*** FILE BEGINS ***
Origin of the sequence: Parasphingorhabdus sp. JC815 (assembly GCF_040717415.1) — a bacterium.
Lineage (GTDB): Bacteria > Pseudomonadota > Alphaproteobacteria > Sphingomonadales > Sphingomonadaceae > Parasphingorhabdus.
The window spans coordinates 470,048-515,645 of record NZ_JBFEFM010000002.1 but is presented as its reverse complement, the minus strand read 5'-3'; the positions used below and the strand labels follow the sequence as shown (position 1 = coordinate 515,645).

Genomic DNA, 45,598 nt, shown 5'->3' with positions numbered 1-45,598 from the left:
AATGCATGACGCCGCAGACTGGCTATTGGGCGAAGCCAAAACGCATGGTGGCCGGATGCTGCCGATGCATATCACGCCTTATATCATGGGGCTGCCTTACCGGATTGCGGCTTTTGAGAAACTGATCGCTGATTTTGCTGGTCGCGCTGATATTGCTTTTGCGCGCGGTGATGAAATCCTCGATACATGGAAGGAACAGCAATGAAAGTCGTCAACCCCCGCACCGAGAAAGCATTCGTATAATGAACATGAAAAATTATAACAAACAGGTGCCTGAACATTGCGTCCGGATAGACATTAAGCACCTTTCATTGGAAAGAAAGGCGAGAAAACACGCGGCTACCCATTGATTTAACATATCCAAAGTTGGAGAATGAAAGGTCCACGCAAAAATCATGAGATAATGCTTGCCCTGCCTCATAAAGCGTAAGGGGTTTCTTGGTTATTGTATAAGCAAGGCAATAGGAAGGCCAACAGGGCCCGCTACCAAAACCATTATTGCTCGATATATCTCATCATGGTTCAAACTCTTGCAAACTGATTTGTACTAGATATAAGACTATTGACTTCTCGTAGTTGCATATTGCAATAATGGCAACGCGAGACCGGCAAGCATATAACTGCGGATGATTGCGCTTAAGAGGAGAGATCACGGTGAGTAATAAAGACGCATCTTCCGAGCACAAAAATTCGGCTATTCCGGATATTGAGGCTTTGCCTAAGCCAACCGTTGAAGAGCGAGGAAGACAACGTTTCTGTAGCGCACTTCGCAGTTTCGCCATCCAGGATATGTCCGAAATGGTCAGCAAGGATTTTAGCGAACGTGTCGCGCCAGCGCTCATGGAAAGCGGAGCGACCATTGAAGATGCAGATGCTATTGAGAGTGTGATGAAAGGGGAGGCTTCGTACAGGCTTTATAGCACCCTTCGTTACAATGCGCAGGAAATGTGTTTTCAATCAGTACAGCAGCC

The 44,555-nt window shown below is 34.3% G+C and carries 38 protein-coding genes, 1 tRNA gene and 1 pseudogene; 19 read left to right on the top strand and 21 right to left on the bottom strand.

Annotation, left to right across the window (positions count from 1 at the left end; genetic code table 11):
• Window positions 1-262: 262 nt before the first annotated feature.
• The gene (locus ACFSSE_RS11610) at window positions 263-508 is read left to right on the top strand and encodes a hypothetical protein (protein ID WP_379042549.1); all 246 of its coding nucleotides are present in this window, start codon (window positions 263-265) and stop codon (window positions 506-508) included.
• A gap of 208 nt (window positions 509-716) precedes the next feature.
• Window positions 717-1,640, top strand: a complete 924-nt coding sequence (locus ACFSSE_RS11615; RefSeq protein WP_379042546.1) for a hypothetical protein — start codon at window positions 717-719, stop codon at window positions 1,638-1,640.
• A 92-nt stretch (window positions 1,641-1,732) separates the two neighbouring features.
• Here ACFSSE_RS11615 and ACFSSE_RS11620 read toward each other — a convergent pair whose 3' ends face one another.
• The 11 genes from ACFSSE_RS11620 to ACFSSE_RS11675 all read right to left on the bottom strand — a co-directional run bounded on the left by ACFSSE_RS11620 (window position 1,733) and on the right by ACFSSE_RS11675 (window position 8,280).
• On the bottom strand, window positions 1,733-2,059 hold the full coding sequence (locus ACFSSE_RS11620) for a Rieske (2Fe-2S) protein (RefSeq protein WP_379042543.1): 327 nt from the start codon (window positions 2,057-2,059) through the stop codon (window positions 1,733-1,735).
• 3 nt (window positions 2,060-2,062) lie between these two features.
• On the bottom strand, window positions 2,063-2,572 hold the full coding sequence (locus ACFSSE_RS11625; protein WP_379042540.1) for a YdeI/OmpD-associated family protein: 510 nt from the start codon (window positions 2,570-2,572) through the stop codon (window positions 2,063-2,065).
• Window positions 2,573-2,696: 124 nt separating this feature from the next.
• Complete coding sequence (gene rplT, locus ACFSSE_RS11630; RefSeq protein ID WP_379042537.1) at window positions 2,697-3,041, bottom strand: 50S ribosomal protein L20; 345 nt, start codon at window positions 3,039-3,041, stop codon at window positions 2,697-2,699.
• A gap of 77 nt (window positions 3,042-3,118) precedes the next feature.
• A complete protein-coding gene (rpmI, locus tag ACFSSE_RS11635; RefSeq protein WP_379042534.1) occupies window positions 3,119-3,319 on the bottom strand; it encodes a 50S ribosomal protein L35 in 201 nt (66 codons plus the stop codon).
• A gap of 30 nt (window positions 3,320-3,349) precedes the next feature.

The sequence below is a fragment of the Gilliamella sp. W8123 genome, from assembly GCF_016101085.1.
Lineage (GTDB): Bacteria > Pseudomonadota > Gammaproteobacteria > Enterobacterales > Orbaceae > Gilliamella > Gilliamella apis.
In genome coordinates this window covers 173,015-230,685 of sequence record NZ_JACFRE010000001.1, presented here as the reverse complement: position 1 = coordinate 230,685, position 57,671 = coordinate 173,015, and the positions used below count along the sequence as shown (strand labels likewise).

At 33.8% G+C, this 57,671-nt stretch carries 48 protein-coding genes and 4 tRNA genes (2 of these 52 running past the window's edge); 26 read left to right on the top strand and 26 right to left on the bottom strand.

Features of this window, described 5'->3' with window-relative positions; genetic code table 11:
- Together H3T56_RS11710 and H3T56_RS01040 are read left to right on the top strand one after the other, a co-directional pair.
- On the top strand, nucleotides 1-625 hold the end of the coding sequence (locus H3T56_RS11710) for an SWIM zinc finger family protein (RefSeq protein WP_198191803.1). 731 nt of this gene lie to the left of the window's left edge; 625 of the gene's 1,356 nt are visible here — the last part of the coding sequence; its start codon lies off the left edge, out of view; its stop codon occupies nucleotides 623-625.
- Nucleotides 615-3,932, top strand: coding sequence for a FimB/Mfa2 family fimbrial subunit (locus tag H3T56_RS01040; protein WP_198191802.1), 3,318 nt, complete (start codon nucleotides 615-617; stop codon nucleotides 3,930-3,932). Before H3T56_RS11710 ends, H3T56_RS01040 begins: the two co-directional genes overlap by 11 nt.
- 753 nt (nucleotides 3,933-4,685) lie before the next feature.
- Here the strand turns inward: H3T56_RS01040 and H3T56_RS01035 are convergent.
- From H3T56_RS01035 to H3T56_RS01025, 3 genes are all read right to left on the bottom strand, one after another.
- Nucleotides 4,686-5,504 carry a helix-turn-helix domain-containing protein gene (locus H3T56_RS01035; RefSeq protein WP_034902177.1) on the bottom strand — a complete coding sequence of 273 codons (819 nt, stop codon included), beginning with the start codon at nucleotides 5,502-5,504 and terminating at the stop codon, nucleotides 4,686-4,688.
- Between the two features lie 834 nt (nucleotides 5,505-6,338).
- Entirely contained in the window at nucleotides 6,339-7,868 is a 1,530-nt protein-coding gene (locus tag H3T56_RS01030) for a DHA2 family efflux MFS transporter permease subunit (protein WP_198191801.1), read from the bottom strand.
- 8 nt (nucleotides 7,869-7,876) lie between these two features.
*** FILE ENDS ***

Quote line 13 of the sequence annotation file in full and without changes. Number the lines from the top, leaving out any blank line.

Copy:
• Here ACFSSE_RS11615 and ACFSSE_RS11620 read toward each other — a convergent pair whose 3' ends face one another.